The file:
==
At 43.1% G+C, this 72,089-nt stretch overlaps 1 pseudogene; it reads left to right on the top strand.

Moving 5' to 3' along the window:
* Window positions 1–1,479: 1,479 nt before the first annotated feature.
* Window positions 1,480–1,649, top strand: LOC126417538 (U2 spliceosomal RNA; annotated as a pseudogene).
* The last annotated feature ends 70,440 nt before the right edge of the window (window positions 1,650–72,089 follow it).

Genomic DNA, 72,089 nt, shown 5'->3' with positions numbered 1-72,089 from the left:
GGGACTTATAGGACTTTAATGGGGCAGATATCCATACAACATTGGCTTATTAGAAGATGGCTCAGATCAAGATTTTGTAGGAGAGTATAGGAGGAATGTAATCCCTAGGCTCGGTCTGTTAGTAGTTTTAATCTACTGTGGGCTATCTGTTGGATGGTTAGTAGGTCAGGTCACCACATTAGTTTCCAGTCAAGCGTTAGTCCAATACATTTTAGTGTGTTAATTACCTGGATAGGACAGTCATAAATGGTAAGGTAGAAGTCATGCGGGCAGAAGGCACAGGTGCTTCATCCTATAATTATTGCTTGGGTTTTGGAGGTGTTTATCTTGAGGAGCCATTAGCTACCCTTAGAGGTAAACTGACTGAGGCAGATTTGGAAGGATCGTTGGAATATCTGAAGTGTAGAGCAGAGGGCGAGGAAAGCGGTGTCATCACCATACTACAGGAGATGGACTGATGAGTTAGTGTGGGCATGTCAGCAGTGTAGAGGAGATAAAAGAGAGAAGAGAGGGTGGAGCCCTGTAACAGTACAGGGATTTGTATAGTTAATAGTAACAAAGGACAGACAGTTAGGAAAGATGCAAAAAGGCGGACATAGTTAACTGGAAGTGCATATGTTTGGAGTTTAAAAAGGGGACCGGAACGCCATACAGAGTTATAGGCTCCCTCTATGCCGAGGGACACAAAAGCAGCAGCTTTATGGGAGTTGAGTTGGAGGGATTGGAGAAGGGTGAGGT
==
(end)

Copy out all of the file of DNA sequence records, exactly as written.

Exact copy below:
At 43.1% G+C, this 72,089-nt stretch overlaps 1 pseudogene; it reads left to right on the top strand.

Moving 5' to 3' along the window:
* Window positions 1–1,479: 1,479 nt before the first annotated feature.
* Window positions 1,480–1,649, top strand: LOC126417538 (U2 spliceosomal RNA; annotated as a pseudogene).
* The last annotated feature ends 70,440 nt before the right edge of the window (window positions 1,650–72,089 follow it).

Genomic DNA, 72,089 nt, shown 5'->3' with positions numbered 1-72,089 from the left:
GGGACTTATAGGACTTTAATGGGGCAGATATCCATACAACATTGGCTTATTAGAAGATGGCTCAGATCAAGATTTTGTAGGAGAGTATAGGAGGAATGTAATCCCTAGGCTCGGTCTGTTAGTAGTTTTAATCTACTGTGGGCTATCTGTTGGATGGTTAGTAGGTCAGGTCACCACATTAGTTTCCAGTCAAGCGTTAGTCCAATACATTTTAGTGTGTTAATTACCTGGATAGGACAGTCATAAATGGTAAGGTAGAAGTCATGCGGGCAGAAGGCACAGGTGCTTCATCCTATAATTATTGCTTGGGTTTTGGAGGTGTTTATCTTGAGGAGCCATTAGCTACCCTTAGAGGTAAACTGACTGAGGCAGATTTGGAAGGATCGTTGGAATATCTGAAGTGTAGAGCAGAGGGCGAGGAAAGCGGTGTCATCACCATACTACAGGAGATGGACTGATGAGTTAGTGTGGGCATGTCAGCAGTGTAGAGGAGATAAAAGAGAGAAGAGAGGGTGGAGCCCTGTAACAGTACAGGGATTTGTATAGTTAATAGTAACAAAGGACAGACAGTTAGGAAAGATGCAAAAAGGCGGACATAGTTAACTGGAAGTGCATATGTTTGGAGTTTAAAAAGGGGACCGGAACGCCATACAGAGTTATAGGCTCCCTCTATGCCGAGGGACACAAAAGCAGCAGCTTTATGGGAGTTGAGTTGGAGGGATTGGAGAAGGGTGAGGT